The overall frequency of postextubation stridor was 27 of 324 neonates (8.3%). The frequency of stridor was 17.2% after using the Microcuff TT and 7.5% after using uncuffed TTs (Fisher exact test, 2-sided P = 0.08; 95% CI for difference in proportions: −9.4% to 28.7%; Table 1). When all intubations in the OR were considered, the overall frequency of stridor was 14%.

Table 1

Table 1

Ninety percent (26 of 29) of neonates had a larger than recommended size Microcuff TT for their age and weight according to the published criteria.7 The frequency of stridor was 19.2% after using incorrectly sized Microcuff TTs (based on textbook guidelines8) and 8.0% after using incorrectly sized uncuffed TTs (Fisher exact test, 2-sided P = 0.14; 95% CI for difference in proportions: −9.8% to 31.9%; Table 2).

Table 2

Table 2

In a univariable analysis, the factors associated with postextubation stridor included greater prematurity (PMA, 29.9 ± 5.8 vs 33.0 ± 4.8 weeks, P = 0.001), low birth weight (1.56 ± 1.07 vs 2.02 ± 0.96 kg, P = 0.005), prolonged duration of intubation (median: 20 vs 3 days, P < 0.0001), and the number of tracheal reintubation (median: 2 vs 0, P < 0.0001; Table 1).

The frequency of stridor after zero reintubations was 1.9%, after 1 reintubation was 6.7%, after 2 reintubations was 26.9%, after 3 reintubations was 23%, and after 4 or more reintubations was 40% (Fig. 2).

Figure 2

Figure 2

Table 3

Table 3

In a multivariable logistic regression model, we found that the TT type and the number of reintubations were significantly associated with stridor. After adjusting for PMA, birth weight, duration of intubation, and number of reintubations, the odds ratio for developing stridor after tracheal intubation with a Microcuff TT was 9.27 (95% CI: 1.88–45.67; P = 0.006). The interaction between TT type and the number of reintubations was not significant (P = 0.99; Table 3).

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DISCUSSION

In this study, we found that the use of the Microcuff TT was associated with increased odds of stridor in neonates. Interestingly, 90% of the Microcuff TTs were placed in premature and low-birth-weight neonates (<3 kg), infants in whom these TTs are not recommended. In those premature and low-birth-weight neonates with the Microcuff TT, the incidence of stridor was the greatest of all subgroups (19.2%). In addition, we determined that multiple reintubations contributed to postextubation stridor.

In a previous study, the frequencies of postextubation stridor in children after Microcuff and uncuffed TTs were similar.3 However, only 10% of the subjects in that study were neonates. In a carefully conducted study using the 3.0-mm ID Microcuff TT in full-term neonates ≥3 kg and the 3.5-mm ID TT in infants 6 to 18 months of age that included monitoring for both a suitable air leak before cuff inflation and the cuff pressure during anesthesia, the frequency of postextubation stridor for the 2 sizes of Microcuff TT was small (2.3%–3%).7 The frequency of stridor with the Microcuff TT in that study was one-fifth that reported in the current study, 17.2%, with identical size Microcuff TTs. Plausible reasons for the increased frequency of postextubation stridor in the present study include the placement of TTs that were too large for the airways in these premature and low-birth-weight neonates, that the TTs themselves are not suitable for use in such small neonates, that the cuff pressures were not monitored in the current study, and that the neonates were sicker and required multiple and prolonged intubations.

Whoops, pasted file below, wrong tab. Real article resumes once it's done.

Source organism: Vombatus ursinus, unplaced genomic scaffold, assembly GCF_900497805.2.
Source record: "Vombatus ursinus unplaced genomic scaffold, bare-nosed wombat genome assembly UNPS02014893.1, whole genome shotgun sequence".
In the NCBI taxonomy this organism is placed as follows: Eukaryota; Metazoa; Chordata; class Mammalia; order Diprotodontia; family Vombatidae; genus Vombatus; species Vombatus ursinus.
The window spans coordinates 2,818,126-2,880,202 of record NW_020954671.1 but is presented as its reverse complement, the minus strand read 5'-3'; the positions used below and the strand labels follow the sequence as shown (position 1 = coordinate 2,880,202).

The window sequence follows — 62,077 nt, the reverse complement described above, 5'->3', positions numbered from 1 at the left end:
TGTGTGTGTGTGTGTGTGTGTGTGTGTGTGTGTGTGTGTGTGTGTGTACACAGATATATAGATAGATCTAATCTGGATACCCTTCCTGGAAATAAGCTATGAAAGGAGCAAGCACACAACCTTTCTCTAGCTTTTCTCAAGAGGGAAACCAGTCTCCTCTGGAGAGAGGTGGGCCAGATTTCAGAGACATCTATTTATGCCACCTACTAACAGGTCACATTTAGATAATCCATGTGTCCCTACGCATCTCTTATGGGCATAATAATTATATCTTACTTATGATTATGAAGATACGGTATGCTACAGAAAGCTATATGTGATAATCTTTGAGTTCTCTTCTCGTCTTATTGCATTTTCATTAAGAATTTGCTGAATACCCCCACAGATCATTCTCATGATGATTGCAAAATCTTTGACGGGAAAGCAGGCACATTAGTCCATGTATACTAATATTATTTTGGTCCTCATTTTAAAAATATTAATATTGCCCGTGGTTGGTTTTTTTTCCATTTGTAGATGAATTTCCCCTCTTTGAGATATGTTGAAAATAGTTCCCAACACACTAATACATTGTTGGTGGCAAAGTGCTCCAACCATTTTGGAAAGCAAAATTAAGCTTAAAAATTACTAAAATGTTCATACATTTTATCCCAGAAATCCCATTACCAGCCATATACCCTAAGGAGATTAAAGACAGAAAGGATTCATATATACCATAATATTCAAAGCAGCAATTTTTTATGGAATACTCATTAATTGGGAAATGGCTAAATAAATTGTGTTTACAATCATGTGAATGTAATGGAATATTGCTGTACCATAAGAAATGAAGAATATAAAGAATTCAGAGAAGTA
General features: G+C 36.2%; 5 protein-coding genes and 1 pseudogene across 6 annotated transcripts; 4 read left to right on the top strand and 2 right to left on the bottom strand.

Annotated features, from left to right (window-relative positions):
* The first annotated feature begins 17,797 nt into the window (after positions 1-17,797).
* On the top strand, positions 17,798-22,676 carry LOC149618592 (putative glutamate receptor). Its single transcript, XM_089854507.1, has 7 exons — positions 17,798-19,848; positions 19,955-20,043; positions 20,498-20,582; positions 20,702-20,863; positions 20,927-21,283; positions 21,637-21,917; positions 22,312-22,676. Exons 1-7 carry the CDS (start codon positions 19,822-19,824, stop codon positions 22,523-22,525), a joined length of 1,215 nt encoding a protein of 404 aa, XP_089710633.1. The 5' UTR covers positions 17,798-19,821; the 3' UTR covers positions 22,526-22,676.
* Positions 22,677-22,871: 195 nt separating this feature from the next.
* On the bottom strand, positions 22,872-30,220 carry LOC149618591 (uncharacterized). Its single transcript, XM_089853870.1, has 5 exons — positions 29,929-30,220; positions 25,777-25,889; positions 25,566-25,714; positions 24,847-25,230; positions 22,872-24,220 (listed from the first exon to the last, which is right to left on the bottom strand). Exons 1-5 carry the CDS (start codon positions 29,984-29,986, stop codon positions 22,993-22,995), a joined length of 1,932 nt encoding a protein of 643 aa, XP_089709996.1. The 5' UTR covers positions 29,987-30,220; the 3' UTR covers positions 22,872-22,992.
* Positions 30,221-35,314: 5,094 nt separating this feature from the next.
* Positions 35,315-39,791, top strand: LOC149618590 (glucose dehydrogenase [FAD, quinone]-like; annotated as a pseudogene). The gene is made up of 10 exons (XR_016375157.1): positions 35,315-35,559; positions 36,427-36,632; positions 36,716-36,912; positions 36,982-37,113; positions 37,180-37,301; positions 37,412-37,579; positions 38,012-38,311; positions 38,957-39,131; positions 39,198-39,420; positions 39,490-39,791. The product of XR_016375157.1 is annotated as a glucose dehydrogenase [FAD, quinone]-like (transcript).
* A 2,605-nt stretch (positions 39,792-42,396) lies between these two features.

Two surveys undertaken in the United Kingdom (2008)9 and France (2001)10 confirmed that cuffed TTs were used infrequently to secure the airway in infants and children during anesthesia. Many clinicians were concerned that a cuffed TT led to airway trauma and postextubation stridor. However, a recent survey of the members of the Society of Pediatric Anesthesia confirmed that 65% of respondents use cuffed TTs in children >2 years of age. Furthermore, those who used these TTs most often were young practitioners (<5 years in practice) and those with fellowship training.a We believe that the shift in practice toward the use of cuffed TTs may be attributed, in part, to the introduction of these newly designed, ultrathin cuffed Microcuff TTs since 2008. In addition, the survey reported that 25% of respondents used Microcuff TTs in preterm neonates and 30% used them in full-term neonates (>2 kg) 50% to 90% of the time.a The practice of using TTs in neonates in whom the TTs were not approved, and in sizes larger than those recommended based on their ages and weights, may be more widespread a practice.